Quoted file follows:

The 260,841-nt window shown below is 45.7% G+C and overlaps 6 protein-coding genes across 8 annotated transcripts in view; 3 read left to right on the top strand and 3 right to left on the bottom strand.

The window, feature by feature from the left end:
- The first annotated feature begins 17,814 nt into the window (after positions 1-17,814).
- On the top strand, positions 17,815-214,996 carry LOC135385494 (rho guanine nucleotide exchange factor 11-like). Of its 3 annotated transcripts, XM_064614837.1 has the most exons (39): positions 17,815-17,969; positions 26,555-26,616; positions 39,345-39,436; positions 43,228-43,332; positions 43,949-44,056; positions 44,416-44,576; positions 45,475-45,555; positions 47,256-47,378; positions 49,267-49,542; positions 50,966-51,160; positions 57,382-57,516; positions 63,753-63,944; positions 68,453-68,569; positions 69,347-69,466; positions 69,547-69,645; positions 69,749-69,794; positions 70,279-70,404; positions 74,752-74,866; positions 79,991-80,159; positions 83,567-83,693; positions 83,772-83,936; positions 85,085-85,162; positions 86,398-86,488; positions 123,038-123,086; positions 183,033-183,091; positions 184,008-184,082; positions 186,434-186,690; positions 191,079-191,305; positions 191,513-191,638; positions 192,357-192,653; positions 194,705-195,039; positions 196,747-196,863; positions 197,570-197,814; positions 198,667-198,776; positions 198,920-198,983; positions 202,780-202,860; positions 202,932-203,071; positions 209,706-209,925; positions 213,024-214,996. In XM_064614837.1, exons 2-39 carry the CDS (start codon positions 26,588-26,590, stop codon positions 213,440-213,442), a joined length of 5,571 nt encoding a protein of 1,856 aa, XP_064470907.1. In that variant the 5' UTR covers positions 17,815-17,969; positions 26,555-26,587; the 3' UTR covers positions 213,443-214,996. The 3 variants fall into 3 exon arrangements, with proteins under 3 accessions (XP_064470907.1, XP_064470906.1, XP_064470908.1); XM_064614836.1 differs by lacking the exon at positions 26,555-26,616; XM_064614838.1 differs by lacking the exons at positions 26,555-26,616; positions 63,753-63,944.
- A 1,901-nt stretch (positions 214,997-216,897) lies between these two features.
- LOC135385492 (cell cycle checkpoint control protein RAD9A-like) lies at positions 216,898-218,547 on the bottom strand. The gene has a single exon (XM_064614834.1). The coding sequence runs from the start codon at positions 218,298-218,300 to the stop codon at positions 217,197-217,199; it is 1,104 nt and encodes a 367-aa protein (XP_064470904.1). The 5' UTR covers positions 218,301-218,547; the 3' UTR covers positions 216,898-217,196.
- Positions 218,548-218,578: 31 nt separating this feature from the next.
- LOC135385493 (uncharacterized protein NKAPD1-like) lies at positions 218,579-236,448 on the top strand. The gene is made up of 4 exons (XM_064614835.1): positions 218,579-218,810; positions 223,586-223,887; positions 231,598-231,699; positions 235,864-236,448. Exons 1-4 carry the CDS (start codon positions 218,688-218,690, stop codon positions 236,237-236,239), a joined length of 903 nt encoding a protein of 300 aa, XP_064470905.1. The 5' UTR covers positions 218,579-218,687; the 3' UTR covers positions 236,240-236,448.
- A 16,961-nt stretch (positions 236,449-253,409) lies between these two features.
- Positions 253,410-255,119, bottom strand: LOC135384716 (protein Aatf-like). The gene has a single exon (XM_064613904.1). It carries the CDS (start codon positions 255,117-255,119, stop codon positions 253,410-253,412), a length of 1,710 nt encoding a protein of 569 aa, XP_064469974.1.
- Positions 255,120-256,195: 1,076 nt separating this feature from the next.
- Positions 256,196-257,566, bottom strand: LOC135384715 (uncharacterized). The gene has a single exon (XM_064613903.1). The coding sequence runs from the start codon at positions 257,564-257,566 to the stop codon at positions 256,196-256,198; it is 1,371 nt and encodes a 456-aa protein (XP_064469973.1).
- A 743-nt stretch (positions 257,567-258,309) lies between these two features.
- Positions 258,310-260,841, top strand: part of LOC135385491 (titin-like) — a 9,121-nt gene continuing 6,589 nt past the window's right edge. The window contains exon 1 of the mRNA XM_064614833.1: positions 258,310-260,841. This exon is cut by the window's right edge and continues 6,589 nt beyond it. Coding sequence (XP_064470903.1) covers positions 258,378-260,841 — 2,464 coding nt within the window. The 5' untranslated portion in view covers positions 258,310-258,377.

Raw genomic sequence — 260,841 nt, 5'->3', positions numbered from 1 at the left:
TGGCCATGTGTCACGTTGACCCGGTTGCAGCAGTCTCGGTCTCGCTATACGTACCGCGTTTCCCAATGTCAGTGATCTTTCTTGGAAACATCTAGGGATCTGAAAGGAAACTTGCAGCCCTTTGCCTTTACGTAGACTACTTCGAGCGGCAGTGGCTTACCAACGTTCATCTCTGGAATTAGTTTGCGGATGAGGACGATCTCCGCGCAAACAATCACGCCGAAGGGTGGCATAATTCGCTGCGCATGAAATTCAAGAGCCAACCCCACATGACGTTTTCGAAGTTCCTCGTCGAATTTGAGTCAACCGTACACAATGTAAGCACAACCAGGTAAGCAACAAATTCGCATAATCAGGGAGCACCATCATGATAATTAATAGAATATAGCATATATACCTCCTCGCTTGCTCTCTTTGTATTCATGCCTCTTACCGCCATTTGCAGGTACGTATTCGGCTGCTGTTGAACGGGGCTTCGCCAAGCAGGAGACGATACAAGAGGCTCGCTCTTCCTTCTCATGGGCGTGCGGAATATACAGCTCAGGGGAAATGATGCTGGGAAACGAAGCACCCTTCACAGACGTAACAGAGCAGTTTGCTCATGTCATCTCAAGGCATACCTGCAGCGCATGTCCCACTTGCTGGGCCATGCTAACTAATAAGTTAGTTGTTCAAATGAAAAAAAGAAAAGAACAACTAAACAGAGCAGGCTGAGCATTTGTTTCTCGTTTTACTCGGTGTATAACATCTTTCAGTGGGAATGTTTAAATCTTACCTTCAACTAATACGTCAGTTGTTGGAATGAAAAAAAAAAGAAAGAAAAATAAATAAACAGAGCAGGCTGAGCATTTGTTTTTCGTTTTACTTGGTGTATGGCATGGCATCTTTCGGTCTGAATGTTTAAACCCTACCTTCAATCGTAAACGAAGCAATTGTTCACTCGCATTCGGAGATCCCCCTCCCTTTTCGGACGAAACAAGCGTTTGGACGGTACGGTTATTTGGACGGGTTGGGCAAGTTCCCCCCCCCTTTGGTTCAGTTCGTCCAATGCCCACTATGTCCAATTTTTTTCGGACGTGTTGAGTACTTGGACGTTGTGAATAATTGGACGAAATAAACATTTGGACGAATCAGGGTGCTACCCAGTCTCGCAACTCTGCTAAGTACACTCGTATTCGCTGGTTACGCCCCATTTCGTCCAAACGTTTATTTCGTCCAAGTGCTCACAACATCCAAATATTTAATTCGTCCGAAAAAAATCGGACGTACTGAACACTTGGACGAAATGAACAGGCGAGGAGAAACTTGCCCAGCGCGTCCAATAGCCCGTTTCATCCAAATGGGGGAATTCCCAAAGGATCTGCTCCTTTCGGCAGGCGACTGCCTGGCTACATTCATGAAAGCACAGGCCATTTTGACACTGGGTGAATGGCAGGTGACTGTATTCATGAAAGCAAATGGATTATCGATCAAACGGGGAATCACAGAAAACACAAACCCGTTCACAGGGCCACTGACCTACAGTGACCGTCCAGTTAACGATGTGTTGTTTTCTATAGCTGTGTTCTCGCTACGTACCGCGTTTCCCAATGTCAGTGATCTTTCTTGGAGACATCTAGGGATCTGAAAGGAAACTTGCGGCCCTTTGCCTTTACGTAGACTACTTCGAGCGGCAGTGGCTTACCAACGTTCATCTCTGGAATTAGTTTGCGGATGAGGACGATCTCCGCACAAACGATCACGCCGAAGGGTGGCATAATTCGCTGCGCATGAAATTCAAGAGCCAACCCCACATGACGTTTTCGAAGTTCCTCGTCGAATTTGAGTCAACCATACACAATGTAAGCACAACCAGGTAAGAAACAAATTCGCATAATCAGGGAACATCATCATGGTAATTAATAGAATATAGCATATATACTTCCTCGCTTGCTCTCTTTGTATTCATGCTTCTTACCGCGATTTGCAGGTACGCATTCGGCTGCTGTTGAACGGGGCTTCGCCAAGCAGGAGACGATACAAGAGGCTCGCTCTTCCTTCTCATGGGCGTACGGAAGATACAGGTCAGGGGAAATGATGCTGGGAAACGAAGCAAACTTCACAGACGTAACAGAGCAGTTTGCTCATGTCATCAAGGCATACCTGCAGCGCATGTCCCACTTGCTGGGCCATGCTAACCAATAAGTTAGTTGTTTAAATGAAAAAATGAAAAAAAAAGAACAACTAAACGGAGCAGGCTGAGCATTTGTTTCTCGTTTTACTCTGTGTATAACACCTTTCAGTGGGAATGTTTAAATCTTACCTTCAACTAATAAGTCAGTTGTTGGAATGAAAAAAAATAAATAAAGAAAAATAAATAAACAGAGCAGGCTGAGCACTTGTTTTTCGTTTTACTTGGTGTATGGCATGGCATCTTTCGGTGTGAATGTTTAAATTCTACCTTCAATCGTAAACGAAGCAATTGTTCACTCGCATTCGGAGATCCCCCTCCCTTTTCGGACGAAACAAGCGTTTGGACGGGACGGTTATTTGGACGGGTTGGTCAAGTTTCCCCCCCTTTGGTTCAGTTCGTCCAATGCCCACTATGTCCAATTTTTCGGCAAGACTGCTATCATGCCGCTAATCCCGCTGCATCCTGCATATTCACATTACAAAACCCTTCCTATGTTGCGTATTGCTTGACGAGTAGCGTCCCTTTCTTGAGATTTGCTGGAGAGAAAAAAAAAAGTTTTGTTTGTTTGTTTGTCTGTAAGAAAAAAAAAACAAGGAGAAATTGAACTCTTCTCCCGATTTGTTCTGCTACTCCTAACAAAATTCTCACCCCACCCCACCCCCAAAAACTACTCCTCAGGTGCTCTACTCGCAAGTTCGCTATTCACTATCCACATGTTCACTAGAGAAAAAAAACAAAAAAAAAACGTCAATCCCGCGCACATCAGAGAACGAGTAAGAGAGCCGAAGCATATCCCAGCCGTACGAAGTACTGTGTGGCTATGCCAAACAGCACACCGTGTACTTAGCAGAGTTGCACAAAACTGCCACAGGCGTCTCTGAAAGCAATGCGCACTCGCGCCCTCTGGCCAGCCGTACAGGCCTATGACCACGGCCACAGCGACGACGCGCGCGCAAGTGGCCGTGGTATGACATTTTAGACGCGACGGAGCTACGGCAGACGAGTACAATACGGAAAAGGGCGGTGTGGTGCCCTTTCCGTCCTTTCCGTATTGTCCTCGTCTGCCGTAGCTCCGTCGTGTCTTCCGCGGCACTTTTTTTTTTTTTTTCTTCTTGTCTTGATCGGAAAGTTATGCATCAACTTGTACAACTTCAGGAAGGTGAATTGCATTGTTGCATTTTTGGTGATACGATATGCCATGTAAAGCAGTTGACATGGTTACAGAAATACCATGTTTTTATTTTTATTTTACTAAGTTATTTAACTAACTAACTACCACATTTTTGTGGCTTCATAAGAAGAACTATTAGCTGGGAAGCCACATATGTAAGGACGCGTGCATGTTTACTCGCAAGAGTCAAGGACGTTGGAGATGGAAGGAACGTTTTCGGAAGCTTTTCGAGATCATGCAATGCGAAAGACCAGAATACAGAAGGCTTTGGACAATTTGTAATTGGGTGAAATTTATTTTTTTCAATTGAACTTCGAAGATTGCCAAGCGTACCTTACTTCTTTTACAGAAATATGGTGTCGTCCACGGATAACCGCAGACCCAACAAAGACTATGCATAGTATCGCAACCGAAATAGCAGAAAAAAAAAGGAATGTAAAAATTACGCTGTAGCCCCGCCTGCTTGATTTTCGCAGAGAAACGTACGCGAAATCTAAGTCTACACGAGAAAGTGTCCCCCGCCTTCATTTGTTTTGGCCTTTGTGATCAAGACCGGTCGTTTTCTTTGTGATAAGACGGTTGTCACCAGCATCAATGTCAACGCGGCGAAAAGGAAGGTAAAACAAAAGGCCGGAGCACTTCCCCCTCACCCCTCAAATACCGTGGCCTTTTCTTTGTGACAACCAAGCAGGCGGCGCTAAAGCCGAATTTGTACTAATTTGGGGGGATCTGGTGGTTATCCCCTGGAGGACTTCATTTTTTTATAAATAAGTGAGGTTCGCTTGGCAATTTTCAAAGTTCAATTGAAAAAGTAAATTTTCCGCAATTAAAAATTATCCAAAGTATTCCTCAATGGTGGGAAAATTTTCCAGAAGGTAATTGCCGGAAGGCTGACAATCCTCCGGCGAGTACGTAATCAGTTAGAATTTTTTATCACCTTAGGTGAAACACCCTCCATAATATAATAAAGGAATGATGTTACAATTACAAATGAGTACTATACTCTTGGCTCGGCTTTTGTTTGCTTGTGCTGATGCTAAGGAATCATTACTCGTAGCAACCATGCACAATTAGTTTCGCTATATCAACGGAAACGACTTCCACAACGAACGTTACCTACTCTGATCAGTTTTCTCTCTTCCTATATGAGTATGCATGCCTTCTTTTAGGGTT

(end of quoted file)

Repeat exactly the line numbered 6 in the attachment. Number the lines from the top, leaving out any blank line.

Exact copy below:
- LOC135385492 (cell cycle checkpoint control protein RAD9A-like) lies at positions 216,898-218,547 on the bottom strand. The gene has a single exon (XM_064614834.1). The coding sequence runs from the start codon at positions 218,298-218,300 to the stop codon at positions 217,197-217,199; it is 1,104 nt and encodes a 367-aa protein (XP_064470904.1). The 5' UTR covers positions 218,301-218,547; the 3' UTR covers positions 216,898-217,196.